Thus, “if any man sin, we have an Advocate with the Father, Jesus Christ the righteous” (I Jn. 2:1), “who also maketh intercession for us” (Rom. 8:34). By the once-for-all sacrifice of Himself, He “put away sin” (Heb. 9:26), having “obtained eternal redemption for us” (v. 12; cf. ch. 10:14). Now, by His intercessory ministry before God in our behalf, He pleads the efficacy of that one for the purging of the sin which recurs in us subsequently to our baptism (cf. Rom. 5:10). True, it is the will of God that we “sin not” (I Jn. 2:1). “But if any one does sin,” adds the Spirit by John, in recognition of the flesh’s weakness, “we have an Advocate with the Father, Jesus Christ the righteous; and He is the expiation for our sins, and not for ours only but also for the sins of the whole world” (vv. 1-2, RSV). Thus, through “faith in His blood” (Rom. 3:25), “the comers thereunto” may have their conscience constantly “purged from dead works to serve the living God,” and so, despite their sins, “hold” the good conscience as Paul exhorts them to do, having “no more conscience (i.e., consciousness) of sins” (Heb. 9:14; 10:2).
The Employment of Faith Required. The employment of unfeigned faith that is required at this point desperately needs to be stressed today. This is because, in our considered opinion, multitudes of churchmen who are entitled to a purified conscience Godward do not possess it, and so are cut off from personal access to Him in their sense of defilement. It is not because the Scriptures are indistinct on the subject, but rather for the reason that people simply do not believe “the record that God has given of His Son” (I Jn. 5:9-10). “We which have believed do enter into rest,” saith the Spirit (Heb. 4:3), and in no sense is this assertion more applicable than in that of the believer’s good conscience toward God.
As we have pointed out, it is made crystal clear that, “what the law could not do,” God, through Christ, had done for those who receive the Son (Rom. 8:1-4). The law made no provision for the actual propitiation for sin, possessing only “a shadow of good things to come” (Heb. 10:1). But the blood of Christ has, once for all, “purged our sins” (Heb. 1:3). The animal sacrifices offered under the law of Moses brought no perfection “as pertaining to the conscience” (Heb. 9:9); if they could have done so, they would have “ceased to be offered” (ch. 10:1-2). However, “the blood of Christ,” who “offered Himself without spot to God”(ch. 9:13-14), has done “what the law could not do,” that is, He has provided “eternal redemption for us” (v. 12). “Consequently He is able for all time to save those who draw near to God by Him, since He always lives to make intercession for them” (ch. 7:23-25, RSV). The saving “for all time,” it is to be noted, is dependent upon our Advocate’s always living “to make intercession for them” (Rom. 5:10). As we, therefore, “confess our sins” to God, with the determination to forsake them (I Jn. 1:8-10), we have “no more consciousness of sins” (Heb. 10:2, ASV). We have entered “into the holiest by the blood of Jesus,” and on that basis have godly boldness before the Father, and a lively sense of filial relationship to Him.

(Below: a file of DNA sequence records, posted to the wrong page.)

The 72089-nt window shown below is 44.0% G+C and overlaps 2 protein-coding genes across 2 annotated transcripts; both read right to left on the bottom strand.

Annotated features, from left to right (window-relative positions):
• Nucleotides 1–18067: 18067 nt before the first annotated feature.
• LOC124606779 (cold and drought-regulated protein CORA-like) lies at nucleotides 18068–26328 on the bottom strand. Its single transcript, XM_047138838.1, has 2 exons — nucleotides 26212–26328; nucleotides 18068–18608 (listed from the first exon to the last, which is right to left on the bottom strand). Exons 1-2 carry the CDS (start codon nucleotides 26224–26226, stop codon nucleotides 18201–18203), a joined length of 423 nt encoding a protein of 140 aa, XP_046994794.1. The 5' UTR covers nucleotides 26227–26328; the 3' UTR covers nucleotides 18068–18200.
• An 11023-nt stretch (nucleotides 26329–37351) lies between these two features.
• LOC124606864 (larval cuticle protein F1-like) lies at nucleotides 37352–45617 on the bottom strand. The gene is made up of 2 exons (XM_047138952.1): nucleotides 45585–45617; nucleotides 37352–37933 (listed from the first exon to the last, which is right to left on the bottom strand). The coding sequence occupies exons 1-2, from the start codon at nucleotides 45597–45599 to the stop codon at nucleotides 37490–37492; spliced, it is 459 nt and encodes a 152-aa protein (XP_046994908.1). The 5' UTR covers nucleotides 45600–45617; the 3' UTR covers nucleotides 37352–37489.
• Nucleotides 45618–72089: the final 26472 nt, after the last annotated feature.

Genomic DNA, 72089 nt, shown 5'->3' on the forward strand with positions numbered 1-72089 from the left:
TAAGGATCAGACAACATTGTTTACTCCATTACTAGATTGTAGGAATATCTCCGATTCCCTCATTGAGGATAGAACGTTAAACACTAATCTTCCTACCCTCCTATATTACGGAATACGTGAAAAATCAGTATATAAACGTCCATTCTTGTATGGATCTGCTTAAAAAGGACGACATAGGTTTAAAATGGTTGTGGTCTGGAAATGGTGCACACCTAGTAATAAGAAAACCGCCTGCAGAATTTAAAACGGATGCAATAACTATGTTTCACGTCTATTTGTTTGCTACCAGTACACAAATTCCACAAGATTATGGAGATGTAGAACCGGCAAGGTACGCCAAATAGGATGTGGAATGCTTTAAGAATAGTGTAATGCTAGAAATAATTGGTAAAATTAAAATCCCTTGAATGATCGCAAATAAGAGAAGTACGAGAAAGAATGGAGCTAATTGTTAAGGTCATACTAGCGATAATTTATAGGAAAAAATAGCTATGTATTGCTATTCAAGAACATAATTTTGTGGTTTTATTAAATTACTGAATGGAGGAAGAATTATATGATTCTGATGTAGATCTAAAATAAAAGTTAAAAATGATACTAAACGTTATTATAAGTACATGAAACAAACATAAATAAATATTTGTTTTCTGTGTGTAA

The Battle for Maintenance. The battle of the conscience after baptism, as we have said, is to “hold” this good conscience Godward. And in no respect is the battle more furious than at the point of continually believing God’s representation of the matter, and by faith, availing ourselves of the forgiveness of sins which He proffers. The Devil concentrates on defiling the conscience of the saint, and he does not have to resort to misrepresentation, as the situation is viewed in the flesh, in order to do so. Those who have not deceived themselves know that they do sin, and this knowledge corrupts their conscience toward God and experientially alienates them from Him. What they must do is wage the good warfare of conscience, confessing their sins to God and claiming His faithful commitment to forgive them and cleanse them from all unrighteousness (I Jn. 1:8-10).
Have you, fellow citizen of the Divine kingdom, an awareness that you have sinned and come short of the glory of God since you put on Christ in your baptism? Indeed, are you not conscious that daily, in some respects, you fail to measure up to “the measure of the stature of the fullness of Christ” (Eph. 4:13)? Do not be ensnared by Satan in permitting him to use this knowledge to drive you out from the Presence of the Father. Christ died for your sins, and He is now in the heavenly sanctuary to plead His sacrifice for the propitiation of all your sins. So, in fullness of faith in the situation as God represents it in His Word, confess your sins to Him, repenting thereof with godly sorrow, and be fully assured that He has forgiven you of your sins, as He has said that He would. So are you to “hold” that “conscience toward God,” without which none can draw near to Him with confidence, and know that He receives him and hears his prayers (I Pet. 2:19; I Jn. 3:19-22).
"Let your loins be girded about, and your lights burning; and ye yourselves like unto men that wait for their lord, when he will return from the wedding; that when he cometh and knocketh, they may open unto him immediately" (Lk. 12:35-36).